Here in the Northern hemisphere, it’s definitely soup season. So it’s very apt that for this month’s Random Recipe challenge, Dom has teemed up with Jac from Tinned Tomatoes who runs the No Croutons Required blog challenge, which involves sharing a vegetarian soup or salad recipe. The rules for the joint challenge were simple: we had to randomly choose a soup (or salad – but I’m very definitely sticking to soup for this one) from our cookery books, and then make it. Oh, and the soup also had to be vegetarian. Easy-peasy. Or so I thought… Most of my cookery books are oriented towards desserts and baking, or specific foodstuffs like muffins or macarons, so it turns out that soup recipes are rather few and far between. But I have a fair amount of soup recipes that I’ve collected from magazines or blogs, so I decided to randomly choose one of those instead. A random number generator directed me to a rather delicious-sounding pear soup with pancetta and blue cheese soup, and I was looking forward to trying it out. Until I noticed that one of the main ingredients is pancetta (I know, it’s in the title of the recipe – how did I not notice??), which makes it very much not vegetarian. I randomly chose a further three recipes, none of which were vegetarian either (who knew there were so many non-vegetarian soups?!) and was starting to get rather frustrated at this point. So I switched tactics, and randomly picked a recipe from my mum’s folder of recipes (it’s still a randomly chosen recipe, so I’m not breaking the rules or anything… right?).
The recipe I chose was for celeriac soup, and was definitely vegetarian. Success! It’s a recipe that my mum had quickly noted down whilst watching a Hugh Fearnley-Whittingstall cookery programme a while ago. Up until we made the soup, I’d always thought that celeriac and celery were the same thing (namely celery sticks), and were maybe just an American/British vocabulary difference or something. Turns out they’re not the same thing at all. Well, I mean they’re both from the same plant, but they are different parts. As my mum put it, celeriac tends to get a bit neglected because it’s ugly (it’s the big round thing that isn’t an onion or a potato in the photo above) and people don’t necessarily know what to do with it. Or know that it exists, if you’re me. I don’t really know how I’d describe the taste. I was sort of expecting it to taste a bit like celery sticks or something. Thankfully it doesn’t (since they taste of approximately nothing), but it doesn’t have a particularly strong taste. The soup was good, but I wouldn’t say it was ground-breaking. Because I’d never really had celeriac soup before, it was different, but ultimately, it was a bit on the bland side, and I’m not sure what I’d add to bring the flavours out better. But it hasn’t put me off from trying other celeriac soup recipes. In fact, I’m rather determined to find a delicious one! Not by the challenge deadline though, so this will have to do for now…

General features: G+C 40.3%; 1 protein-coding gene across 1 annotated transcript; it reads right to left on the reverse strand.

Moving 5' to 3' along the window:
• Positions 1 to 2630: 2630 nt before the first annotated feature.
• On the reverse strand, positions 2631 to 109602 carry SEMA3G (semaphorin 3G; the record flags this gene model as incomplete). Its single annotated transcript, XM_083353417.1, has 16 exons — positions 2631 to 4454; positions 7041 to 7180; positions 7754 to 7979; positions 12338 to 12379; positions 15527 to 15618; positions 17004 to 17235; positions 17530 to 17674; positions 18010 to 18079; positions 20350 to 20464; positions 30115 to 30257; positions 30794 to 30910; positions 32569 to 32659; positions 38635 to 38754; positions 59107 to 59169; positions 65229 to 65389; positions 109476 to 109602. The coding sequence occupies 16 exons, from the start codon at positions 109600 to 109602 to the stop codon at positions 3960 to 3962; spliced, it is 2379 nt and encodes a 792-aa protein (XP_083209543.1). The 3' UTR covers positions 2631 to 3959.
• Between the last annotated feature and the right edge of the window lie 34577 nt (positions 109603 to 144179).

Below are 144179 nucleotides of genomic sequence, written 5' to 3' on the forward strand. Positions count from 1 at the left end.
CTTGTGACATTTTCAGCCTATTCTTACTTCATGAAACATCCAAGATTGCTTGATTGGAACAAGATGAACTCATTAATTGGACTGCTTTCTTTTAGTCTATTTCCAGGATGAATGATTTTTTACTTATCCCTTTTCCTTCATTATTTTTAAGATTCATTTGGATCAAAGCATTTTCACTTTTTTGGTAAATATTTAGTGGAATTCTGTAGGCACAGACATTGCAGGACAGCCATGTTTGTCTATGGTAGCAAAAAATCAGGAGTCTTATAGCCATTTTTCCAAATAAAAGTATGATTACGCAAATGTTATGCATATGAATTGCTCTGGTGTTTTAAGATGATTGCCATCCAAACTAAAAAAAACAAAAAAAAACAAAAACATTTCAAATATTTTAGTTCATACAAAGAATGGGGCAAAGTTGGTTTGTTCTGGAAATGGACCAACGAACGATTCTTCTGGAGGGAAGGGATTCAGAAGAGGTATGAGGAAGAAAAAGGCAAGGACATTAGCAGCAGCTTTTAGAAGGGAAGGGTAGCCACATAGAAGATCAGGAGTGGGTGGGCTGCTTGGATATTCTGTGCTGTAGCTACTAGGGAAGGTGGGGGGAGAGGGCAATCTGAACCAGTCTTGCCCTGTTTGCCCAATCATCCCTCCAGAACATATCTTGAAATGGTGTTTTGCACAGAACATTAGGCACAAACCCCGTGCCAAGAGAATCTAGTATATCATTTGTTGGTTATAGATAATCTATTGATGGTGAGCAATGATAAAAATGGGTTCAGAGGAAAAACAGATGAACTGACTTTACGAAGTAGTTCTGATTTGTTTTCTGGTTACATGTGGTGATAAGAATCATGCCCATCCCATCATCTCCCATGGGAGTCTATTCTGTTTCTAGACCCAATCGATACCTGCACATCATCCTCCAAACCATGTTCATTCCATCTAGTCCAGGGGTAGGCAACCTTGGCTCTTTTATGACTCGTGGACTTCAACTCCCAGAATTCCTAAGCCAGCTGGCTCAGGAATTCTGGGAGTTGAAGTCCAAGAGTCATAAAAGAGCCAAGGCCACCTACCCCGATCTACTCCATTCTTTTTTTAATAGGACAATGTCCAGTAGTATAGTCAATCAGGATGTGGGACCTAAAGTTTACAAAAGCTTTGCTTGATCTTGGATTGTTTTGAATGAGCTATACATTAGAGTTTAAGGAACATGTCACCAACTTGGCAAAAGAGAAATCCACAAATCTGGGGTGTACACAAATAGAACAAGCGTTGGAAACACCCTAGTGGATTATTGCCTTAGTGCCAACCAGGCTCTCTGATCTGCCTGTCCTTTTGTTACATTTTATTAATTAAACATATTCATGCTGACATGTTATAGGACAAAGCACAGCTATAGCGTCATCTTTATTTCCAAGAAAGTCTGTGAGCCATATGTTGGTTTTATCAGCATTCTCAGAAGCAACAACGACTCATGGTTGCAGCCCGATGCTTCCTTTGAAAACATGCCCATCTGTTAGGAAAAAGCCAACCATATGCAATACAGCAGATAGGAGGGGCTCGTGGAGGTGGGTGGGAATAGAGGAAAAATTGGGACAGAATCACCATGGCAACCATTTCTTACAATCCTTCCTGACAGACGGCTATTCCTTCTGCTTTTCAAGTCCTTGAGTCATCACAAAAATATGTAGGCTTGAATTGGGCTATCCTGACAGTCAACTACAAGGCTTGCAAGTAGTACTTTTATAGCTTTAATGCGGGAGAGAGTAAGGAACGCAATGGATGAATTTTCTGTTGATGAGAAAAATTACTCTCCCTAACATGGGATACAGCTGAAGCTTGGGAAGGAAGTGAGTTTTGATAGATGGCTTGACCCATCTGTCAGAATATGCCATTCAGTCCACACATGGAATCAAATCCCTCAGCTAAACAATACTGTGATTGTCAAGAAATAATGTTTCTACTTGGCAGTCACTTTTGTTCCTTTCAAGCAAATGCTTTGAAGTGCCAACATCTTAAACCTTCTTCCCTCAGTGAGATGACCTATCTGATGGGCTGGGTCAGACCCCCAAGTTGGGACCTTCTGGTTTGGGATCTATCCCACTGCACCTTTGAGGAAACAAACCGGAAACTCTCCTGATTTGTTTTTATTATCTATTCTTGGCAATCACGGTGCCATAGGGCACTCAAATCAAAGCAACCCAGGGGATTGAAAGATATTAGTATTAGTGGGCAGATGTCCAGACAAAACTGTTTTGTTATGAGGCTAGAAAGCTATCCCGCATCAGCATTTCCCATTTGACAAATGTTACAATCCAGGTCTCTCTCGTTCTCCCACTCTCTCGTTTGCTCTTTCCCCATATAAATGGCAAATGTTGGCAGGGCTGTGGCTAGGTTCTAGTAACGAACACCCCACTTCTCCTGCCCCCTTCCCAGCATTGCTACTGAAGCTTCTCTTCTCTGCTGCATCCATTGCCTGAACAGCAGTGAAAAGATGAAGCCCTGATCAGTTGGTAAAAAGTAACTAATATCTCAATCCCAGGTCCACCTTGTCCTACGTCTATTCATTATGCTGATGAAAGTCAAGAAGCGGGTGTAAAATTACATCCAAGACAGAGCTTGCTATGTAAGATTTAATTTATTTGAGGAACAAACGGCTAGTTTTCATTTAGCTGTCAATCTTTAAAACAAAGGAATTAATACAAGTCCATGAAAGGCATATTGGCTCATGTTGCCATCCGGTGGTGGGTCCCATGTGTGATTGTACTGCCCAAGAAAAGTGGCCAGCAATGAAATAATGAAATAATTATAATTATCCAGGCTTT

Adapted from a Hugh F-W recipe in my mum’s folder of recipes
Whilst this soup is good, it is a bit bland on the bland side and needs something to lift the flavour, though I’m not sure quite what (not very helpful, I know – suggestions
on a postcard in the comments welcome). The original recipe called for vegetable stock rather than water, but we felt that the flavour of the stock might over-power the fairly mild taste of the celeriac. Perhaps we were wrong and the vegetable stock would have improved the soup.
1 small leek
2 small onions
1 garlic clove
Ground nutmeg, to serve (optional)
1. Slice the leek and peel and dice the celeriac, potato, onions and garlic (none of these have to be diced or sliced perfectly evenly – it’s all going to be blended at the end…).
2. Melt some butter in a large pot on a medium-low heat, add the vegetables to soften for about 10 mins, stirring frequently so that the vegetables don’t colour.
3. Add just over 1 litre of water to the pot (the amount of water that you add depends on how thick you want your soup. Make sure that there is enough to cover the vegetables though – we used about 1.1 litre), cover and simmer for about 30-35 mins until the vegetables are cooked and tender.
4. Remove from the heat, season and either pour into a blender or use a hand-held immersion blender to blend until smooth. Return the blended soup to the heat until heated through and serve immediately, with a sprinkling of ground nutmeg and fresh bread on the side.